Cantillon (brewery)

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Cantillon Brewery
IndustryAlcoholic beverage
FounderPaul Cantillon
Marie Troch
OwnerJean-Pierre Van Roy

Brasserie-Brouwerij Cantillon ("Brewery Cantillon") is a small Belgian traditional family brewery based in Anderlecht, Brussels. Cantillon was founded in 1900 and brews exclusively lambic beers.


The brewery was founded in 1900 by Paul Cantillon, whose father was a brewer as well, and his wife, Marie Troch.[1] As of 2011, the owner is Jean-Pierre van Roy, fourth-generation brewer at Cantillon.[2] Since launch, the only major change has been a shift to organic ingredients in 1999.[3] Cantillon was one of more than one hundred operating breweries in Brussels when founded, and was the only one to remain operational through the 2000s.[1][4] In 2014, van Roy announced that the brewery would be acquiring more maturation space, effectively doubling production by 2016-17.[5]

Cantillon produces 400,000 bottles of beer a year.[6]


Gueuze beer

In the traditional lambic style, beers, with a mash bill of 2/3 malted barley and 1/3 unmalted wheat,[1] are spontaneously fermented in open topped attic mounted vats called coolships, aged in oak or chestnut, blended (from different batches and ages), bottled, and then bottle conditioned for a year. Half of the brewery's production is gueuze; once a year a batch of kriek is made.[3] For fruit-flavored beers, empty casks are filled with various fruits and macerated for three months to dissolve the fruits; young lambic is added to supply sugar for fermentation.

  • Blåbær - bilberry (made every year for a bottle shop in Denmark)
  • Cuvée Saint Gilloise - This is not a traditional ’gueuze, in that it is made from only two-year-old lambic, not from a blend of old and young beers. It is also dry-hopped in the cask for three weeks with fresh Styrian Golding hops. Re-fermentation in the bottle is achieved with the addition of a small amount of candy sugar.
  • Fou' Foune - apricot[3]
  • Grand Cru Bruocsella - unblended lambic aged for three years, and refermented with liqueur d'expedition[3]
  • Gueuze[3]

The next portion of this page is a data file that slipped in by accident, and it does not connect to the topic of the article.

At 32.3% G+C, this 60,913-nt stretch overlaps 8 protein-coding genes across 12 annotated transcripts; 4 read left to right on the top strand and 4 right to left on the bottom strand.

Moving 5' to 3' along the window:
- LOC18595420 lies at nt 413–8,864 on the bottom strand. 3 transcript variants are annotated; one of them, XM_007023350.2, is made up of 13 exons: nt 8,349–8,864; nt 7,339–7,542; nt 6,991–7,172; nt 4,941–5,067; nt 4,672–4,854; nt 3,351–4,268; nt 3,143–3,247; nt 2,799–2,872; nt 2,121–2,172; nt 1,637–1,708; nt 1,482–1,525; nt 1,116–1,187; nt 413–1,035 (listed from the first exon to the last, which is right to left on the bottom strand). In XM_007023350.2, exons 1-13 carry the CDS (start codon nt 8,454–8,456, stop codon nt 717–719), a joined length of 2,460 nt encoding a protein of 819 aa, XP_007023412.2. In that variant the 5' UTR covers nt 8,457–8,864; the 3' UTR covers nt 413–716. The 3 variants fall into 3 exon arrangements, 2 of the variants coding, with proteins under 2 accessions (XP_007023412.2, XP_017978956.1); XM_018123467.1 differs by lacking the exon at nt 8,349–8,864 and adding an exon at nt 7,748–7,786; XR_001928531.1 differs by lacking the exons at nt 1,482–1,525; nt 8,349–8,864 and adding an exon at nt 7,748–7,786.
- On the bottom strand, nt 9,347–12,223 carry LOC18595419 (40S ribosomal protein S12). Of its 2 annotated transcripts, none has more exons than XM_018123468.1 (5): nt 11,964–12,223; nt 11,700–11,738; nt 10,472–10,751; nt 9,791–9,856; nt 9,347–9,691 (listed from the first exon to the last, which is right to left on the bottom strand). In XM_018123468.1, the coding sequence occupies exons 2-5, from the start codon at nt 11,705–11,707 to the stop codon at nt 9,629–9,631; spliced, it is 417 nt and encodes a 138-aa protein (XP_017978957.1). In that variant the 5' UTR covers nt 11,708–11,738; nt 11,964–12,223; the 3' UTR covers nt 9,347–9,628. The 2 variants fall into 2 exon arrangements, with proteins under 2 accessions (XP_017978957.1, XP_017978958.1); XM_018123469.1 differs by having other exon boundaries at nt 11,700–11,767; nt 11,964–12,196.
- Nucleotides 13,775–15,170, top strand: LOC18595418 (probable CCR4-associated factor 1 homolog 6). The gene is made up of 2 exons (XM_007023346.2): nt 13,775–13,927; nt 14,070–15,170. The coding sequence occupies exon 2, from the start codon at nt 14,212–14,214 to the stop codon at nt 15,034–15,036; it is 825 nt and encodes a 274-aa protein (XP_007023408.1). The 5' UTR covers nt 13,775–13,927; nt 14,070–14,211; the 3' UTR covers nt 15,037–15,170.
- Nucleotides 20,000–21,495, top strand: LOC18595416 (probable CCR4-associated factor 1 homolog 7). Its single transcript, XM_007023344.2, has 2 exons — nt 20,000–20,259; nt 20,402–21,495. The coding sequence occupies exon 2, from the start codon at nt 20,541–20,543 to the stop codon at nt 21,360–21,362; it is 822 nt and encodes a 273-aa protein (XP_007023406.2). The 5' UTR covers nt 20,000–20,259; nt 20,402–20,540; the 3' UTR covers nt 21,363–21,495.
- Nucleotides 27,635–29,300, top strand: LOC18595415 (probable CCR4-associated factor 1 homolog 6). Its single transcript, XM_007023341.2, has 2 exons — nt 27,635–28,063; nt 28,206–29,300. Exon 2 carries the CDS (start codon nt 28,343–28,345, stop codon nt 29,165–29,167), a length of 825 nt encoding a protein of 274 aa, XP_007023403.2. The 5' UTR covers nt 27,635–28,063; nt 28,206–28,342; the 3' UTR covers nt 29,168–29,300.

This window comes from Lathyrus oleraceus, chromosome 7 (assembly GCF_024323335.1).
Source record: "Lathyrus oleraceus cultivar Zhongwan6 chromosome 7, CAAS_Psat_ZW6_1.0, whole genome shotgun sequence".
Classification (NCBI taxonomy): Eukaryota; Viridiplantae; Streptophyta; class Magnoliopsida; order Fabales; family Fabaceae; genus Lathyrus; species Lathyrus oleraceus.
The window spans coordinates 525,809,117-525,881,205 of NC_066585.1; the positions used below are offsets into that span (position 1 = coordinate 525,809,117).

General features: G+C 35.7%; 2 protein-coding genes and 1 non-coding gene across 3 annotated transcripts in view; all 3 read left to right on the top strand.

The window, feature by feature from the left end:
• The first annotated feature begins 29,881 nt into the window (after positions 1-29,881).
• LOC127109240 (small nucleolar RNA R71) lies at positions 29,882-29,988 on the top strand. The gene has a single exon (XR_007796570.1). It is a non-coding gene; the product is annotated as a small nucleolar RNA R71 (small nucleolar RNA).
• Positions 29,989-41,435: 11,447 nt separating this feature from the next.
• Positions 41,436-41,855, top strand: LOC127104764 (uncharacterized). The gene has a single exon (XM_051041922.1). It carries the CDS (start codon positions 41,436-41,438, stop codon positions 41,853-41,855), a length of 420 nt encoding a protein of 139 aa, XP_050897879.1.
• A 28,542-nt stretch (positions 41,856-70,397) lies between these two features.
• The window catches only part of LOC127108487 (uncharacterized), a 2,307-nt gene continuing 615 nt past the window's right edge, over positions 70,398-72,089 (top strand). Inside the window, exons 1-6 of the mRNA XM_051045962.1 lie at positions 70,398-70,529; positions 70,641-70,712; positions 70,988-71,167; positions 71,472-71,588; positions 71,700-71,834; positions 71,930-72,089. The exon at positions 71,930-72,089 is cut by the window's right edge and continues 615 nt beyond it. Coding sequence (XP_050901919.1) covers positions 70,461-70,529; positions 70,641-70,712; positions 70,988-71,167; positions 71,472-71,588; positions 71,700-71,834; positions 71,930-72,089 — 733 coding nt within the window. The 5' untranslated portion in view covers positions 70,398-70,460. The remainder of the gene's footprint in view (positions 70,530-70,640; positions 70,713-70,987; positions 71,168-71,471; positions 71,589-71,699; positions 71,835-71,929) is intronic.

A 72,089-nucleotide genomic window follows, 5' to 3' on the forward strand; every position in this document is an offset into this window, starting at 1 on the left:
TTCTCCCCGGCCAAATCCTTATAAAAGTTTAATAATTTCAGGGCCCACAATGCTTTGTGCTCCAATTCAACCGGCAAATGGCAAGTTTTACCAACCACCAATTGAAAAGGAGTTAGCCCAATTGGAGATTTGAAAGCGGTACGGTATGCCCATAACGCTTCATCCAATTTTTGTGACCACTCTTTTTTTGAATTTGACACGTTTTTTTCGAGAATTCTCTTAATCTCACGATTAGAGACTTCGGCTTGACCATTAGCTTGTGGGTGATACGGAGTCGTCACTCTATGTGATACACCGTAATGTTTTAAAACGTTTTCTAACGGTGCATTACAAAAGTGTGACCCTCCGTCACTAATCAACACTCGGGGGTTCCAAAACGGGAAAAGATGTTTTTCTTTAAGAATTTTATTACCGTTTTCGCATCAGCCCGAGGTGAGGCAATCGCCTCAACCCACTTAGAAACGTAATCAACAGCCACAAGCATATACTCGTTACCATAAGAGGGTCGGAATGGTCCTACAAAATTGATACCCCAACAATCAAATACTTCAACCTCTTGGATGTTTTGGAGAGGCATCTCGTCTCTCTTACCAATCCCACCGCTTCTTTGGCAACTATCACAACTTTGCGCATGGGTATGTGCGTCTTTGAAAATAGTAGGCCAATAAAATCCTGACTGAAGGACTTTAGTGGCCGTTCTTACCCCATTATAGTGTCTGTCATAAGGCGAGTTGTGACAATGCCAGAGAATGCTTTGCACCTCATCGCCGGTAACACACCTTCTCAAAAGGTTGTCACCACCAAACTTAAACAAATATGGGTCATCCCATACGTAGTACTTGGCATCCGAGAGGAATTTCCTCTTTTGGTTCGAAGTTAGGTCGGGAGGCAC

• Iris - 100% pale barley malt beer with half fresh hops aged for two years and then dry-hopped[3] with Hallertau hops[1][3]
  • Kriek - lambic made with cherries[3]
  • Lou Pepe Gueuze - blended from beers of the same age, thus not a strictly authentic gueuze[3]
  • Lou Pepe Kriek - with more fruit (cherries)[3]
  • Lou Pepe Framboise - with more fruit (Raspberries)[3]
  • Magic Lambic - 80% Lou Pepe Framboise and 20% blueberry lambic with vanilla[7]
  • Mamouche - elderflower
  • Nath - brewed with rhubarb
  • Rosé de Gambrinus - framboise[3]
  • Saint Lamvinus - Merlot and Cabernet Franc grapes[3]
  • Soleil de Minuit - cloudberry (made in 1999 and in 2013)
  • Vigneronne - Muscat grapes[3]

Gueuze Museum[edit]

Cantillon Brewery mash tun, part of the gueuze museum

The brewery also houses the Gueuze Museum.[8] Patricia Schultz listed the brewery and its museum in 1,000 Places to See Before You Die.[9]


  1. ^ a b c d McFarland, Ben (2009). World's Best Beers: One Thousand Craft Brews from Cask to Glass. Sterling. pp. 100–101. ISBN 9781402766947. Retrieved 27 May 2012.
  2. ^ Koch, Greg; Allyn, Matt (2011). The Brewer's Apprentice: An Insider's Guide to the Art and Craft of Beer Brewing, Taught by the Masters. Quarry Books. pp. 272–84. ISBN 9781610581592. Retrieved 27 May 2012.
  3. ^ a b c d e f g h i j k l m n Oliver, Garrett; Colicchio, Tom (2011). The Oxford Companion to Beer. Oxford UP. pp. 216–17. ISBN 9780195367133. Retrieved 27 May 2012.
  4. ^ Stange, Joe (7 December 2010). "Brasserie de la Senne Versus the Universe". Draft. Archived from the original on 24 September 2016. Retrieved 29 January 2015.
  5. ^ Nason, Adam (August 2014). "Cantillon to double production with help of new building". Beer Pulse. Retrieved 22 January 2015.
  6. ^ Boffey, Daniel (2018-09-10). "One of world's oldest beer varieties 'at risk from climate change'". The Guardian. Retrieved 2020-03-09.{{cite news}}: CS1 maint: url-status (link)
  7. ^ "Cantillon Magic Lambic". Retrieved 2019-05-30.
  8. ^ Brussels Gueuze Museum Archived 2012-03-04 at the Wayback Machine, europe-cities.
  9. ^ Schultz, Patricia (2011). 1,000 Places to See Before You Die, the second edition. Workman. p. 92. ISBN 9780761168713. Retrieved 27 May 2012.

External links[edit]

Coordinates: 50°50′30″N 4°20′07″E / 50.8418°N 4.3353°E / 50.8418; 4.3353